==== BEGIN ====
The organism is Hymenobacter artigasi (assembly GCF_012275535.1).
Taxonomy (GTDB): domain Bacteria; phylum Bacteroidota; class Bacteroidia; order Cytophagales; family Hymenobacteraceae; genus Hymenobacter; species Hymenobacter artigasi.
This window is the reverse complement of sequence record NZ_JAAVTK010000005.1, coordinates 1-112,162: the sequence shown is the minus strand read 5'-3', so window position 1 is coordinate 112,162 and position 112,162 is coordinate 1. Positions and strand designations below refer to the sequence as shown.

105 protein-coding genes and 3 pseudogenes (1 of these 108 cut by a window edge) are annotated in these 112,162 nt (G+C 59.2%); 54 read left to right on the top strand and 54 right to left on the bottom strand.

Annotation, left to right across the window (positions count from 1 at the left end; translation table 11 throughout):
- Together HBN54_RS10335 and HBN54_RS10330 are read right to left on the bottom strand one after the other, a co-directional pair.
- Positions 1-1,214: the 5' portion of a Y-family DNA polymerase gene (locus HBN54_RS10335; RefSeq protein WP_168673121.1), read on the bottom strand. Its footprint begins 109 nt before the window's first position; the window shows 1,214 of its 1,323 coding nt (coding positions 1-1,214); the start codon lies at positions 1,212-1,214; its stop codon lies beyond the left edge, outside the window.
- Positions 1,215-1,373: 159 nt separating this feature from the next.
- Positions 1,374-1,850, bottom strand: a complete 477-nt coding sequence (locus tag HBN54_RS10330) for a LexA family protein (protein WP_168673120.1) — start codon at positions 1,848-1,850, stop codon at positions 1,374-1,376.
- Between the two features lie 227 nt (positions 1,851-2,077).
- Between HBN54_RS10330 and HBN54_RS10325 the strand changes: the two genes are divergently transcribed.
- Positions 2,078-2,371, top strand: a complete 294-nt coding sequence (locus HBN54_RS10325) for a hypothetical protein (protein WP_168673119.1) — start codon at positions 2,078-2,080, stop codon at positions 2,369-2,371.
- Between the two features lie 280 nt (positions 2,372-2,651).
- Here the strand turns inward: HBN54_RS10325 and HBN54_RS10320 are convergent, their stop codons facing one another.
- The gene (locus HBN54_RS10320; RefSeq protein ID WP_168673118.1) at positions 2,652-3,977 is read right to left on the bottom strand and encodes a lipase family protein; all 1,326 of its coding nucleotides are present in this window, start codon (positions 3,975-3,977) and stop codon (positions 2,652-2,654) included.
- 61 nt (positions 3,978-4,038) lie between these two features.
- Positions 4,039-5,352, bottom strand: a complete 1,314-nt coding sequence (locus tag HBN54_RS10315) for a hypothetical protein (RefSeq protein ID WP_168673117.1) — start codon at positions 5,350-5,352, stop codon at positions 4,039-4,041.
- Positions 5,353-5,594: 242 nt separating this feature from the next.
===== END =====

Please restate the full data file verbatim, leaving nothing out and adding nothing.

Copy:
The organism is Hymenobacter artigasi (assembly GCF_012275535.1).
Taxonomy (GTDB): domain Bacteria; phylum Bacteroidota; class Bacteroidia; order Cytophagales; family Hymenobacteraceae; genus Hymenobacter; species Hymenobacter artigasi.
This window is the reverse complement of sequence record NZ_JAAVTK010000005.1, coordinates 1-112,162: the sequence shown is the minus strand read 5'-3', so window position 1 is coordinate 112,162 and position 112,162 is coordinate 1. Positions and strand designations below refer to the sequence as shown.

105 protein-coding genes and 3 pseudogenes (1 of these 108 cut by a window edge) are annotated in these 112,162 nt (G+C 59.2%); 54 read left to right on the top strand and 54 right to left on the bottom strand.

Annotation, left to right across the window (positions count from 1 at the left end; translation table 11 throughout):
- Together HBN54_RS10335 and HBN54_RS10330 are read right to left on the bottom strand one after the other, a co-directional pair.
- Positions 1-1,214: the 5' portion of a Y-family DNA polymerase gene (locus HBN54_RS10335; RefSeq protein WP_168673121.1), read on the bottom strand. Its footprint begins 109 nt before the window's first position; the window shows 1,214 of its 1,323 coding nt (coding positions 1-1,214); the start codon lies at positions 1,212-1,214; its stop codon lies beyond the left edge, outside the window.
- Positions 1,215-1,373: 159 nt separating this feature from the next.
- Positions 1,374-1,850, bottom strand: a complete 477-nt coding sequence (locus tag HBN54_RS10330) for a LexA family protein (protein WP_168673120.1) — start codon at positions 1,848-1,850, stop codon at positions 1,374-1,376.
- Between the two features lie 227 nt (positions 1,851-2,077).
- Between HBN54_RS10330 and HBN54_RS10325 the strand changes: the two genes are divergently transcribed.
- Positions 2,078-2,371, top strand: a complete 294-nt coding sequence (locus HBN54_RS10325) for a hypothetical protein (protein WP_168673119.1) — start codon at positions 2,078-2,080, stop codon at positions 2,369-2,371.
- Between the two features lie 280 nt (positions 2,372-2,651).
- Here the strand turns inward: HBN54_RS10325 and HBN54_RS10320 are convergent, their stop codons facing one another.
- The gene (locus HBN54_RS10320; RefSeq protein ID WP_168673118.1) at positions 2,652-3,977 is read right to left on the bottom strand and encodes a lipase family protein; all 1,326 of its coding nucleotides are present in this window, start codon (positions 3,975-3,977) and stop codon (positions 2,652-2,654) included.
- 61 nt (positions 3,978-4,038) lie between these two features.
- Positions 4,039-5,352, bottom strand: a complete 1,314-nt coding sequence (locus tag HBN54_RS10315) for a hypothetical protein (RefSeq protein ID WP_168673117.1) — start codon at positions 5,350-5,352, stop codon at positions 4,039-4,041.
- Positions 5,353-5,594: 242 nt separating this feature from the next.